Mexico is seeking to increase the militarization of civilian activities ranging from the national park to domestic crime-fighting operations, with a plan under Prime Minister Lopez Obrador to put the country’s National Guard under military control.
“The military ran more than 2,500 branches of a state-owned development bank, built a new airport in Mexico City and ran various customs centers,” said Madeline Wilde, associate defense analyst at GlobalData.
Mexico’s defense budget is now expected to grow from $6.9 billion to $8.8 billion by 2027, according to GlobalData. “All of these activities require funding, which leads to continued growth in the defense budget,” Wilde continued.
Expansion of military control
In a State of the Nation address on Sept. 1, Obrador outlined plans to further strengthen Mexico’s military power, asking Congress to shift control of the National Guard away from civilian control and toward military command structures.
The National Guard was created in 2019, the same year the Mexican constitution was changed to allow the president to use the military in various roles to support civil authorities. Removing civilian control of the National Guard would go against Mexico’s constitutional structure, and Obrador does not have the votes to make a constitutional change, but rather seeks a simple majority to pass a change proposal.
There is considerable public support for the participation of the country’s armed forces in the fight against drug cartelsas a survey by La Nación shows that 80% of the public supports their role in the fight against organized crime.
GlobalData’s latest report, ‘Mexico Defense Market Size and Trends, Budget Distribution, Regulations, Key Acquisitions, Competitive Landscape and Forecast, 2022-2027.”, notes that Mexico’s defense industry will demonstrate a positive compound annual growth rate (CAGR) of 5.5% between 2023 and 2027, which is a faster growth rate compared to the period 2018-22 ., which posted a positive CAGR of 4.4%.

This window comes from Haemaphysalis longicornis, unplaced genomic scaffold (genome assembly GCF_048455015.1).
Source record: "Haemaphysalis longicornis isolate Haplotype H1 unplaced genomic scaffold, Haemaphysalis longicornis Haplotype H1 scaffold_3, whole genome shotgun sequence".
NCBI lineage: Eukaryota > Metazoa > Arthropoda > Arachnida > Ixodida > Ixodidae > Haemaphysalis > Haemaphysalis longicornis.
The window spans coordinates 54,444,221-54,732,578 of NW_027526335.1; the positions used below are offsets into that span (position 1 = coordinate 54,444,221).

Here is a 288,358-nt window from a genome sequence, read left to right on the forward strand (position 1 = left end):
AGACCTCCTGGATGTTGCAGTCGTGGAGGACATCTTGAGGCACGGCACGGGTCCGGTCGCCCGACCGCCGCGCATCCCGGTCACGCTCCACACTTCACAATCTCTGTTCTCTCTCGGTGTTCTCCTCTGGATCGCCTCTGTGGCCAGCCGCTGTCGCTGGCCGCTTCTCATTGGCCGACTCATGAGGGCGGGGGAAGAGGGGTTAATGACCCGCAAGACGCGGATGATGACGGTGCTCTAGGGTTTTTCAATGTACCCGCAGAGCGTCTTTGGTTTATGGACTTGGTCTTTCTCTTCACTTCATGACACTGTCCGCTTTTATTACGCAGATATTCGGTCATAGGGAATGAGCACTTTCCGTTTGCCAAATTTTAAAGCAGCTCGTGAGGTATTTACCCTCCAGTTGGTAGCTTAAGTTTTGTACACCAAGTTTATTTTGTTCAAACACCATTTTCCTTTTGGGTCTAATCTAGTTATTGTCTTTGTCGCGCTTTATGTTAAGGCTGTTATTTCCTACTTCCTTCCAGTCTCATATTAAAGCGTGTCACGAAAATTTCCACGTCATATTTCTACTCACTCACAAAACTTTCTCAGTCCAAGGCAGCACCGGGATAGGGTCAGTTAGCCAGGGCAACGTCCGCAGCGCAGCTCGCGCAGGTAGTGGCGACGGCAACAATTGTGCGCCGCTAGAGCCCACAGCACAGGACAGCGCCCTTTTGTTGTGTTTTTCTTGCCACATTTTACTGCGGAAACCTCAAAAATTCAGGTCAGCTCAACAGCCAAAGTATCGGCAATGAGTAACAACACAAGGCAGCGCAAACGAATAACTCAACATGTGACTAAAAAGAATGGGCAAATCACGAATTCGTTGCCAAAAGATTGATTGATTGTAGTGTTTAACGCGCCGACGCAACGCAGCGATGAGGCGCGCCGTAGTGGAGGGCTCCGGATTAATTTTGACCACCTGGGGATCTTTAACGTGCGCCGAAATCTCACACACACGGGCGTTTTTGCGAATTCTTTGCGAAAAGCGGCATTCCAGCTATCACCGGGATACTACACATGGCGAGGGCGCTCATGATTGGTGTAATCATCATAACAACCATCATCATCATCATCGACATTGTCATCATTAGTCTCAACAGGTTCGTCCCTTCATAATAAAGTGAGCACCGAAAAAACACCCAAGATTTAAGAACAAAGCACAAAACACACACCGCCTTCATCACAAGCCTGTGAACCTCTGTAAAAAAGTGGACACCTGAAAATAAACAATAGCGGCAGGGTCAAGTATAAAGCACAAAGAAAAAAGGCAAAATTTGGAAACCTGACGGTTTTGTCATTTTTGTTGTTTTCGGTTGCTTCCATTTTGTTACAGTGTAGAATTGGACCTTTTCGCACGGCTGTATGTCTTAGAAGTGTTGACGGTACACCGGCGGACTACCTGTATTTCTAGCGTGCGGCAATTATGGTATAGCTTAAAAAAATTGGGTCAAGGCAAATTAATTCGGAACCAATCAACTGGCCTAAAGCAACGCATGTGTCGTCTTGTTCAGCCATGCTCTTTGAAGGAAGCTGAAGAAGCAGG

Mexico’s defense industry benefits from a close relationship with the US
USA and Mexico defense industries have long been intertwined; the resolve of their cooperation has been tested recently by political change in both countries. Mexico and the US were deeply involved in the Merida Initiative, an agreement aimed at strengthening the rule of law and providing funding for anti-narcotics operations.
However, political tensions between the administrations of López Obrador and US President Joe Biden have many questioning the viability of this agreement. The successor to the Merida Initiative is still uncertain as the original deal nears its renewal date.
“Counter-narcotics and organized crime operations under the Mérida Initiative were key drivers of Mexico’s defense spending. A decline in those will affect the allocation and allocation of defense funds,” says Wilde, who believes Obrador’s unconventional use of the military will offset operational funding requirements.
While Mexico may have seen a decrease in financial and operational cooperation with the US Department of Defense, the investment incentives of the Maquiladora in Mexico (IMMEX) may still benefit industrial relations.
“Unless relations deteriorate enough to threaten the USMCA, this beneficial relationship looks set to remain.”
IMMEX offers huge reductions in various taxes and significantly reduces barriers to trade. As an example, Mexico imports raw materials tax-free with the guarantee that they are then exported later as manufactured goods.
Wild continues: “Mexico’s defense industry benefits from a close relationship with the US due to the large presence of US firms operating in Mexico under IMMEX rules.
“Manufacturers benefit from cheap labor costs and fewer regulations when carrying out manufacturing procedures on Mexican soil, while Mexico gains knowledge transfer, a larger industrial skills base and increased operations of smaller Mexican firms that can to be able to tap into the supply chains of US firms operating in Mexico.
“The IMMEX program is complemented by the US-Mexico-Canada Agreement (USMCA, successor to NAFTA). Thus, unless the relationship deteriorates enough to threaten the USMCA, this beneficial relationship looks set to remain.”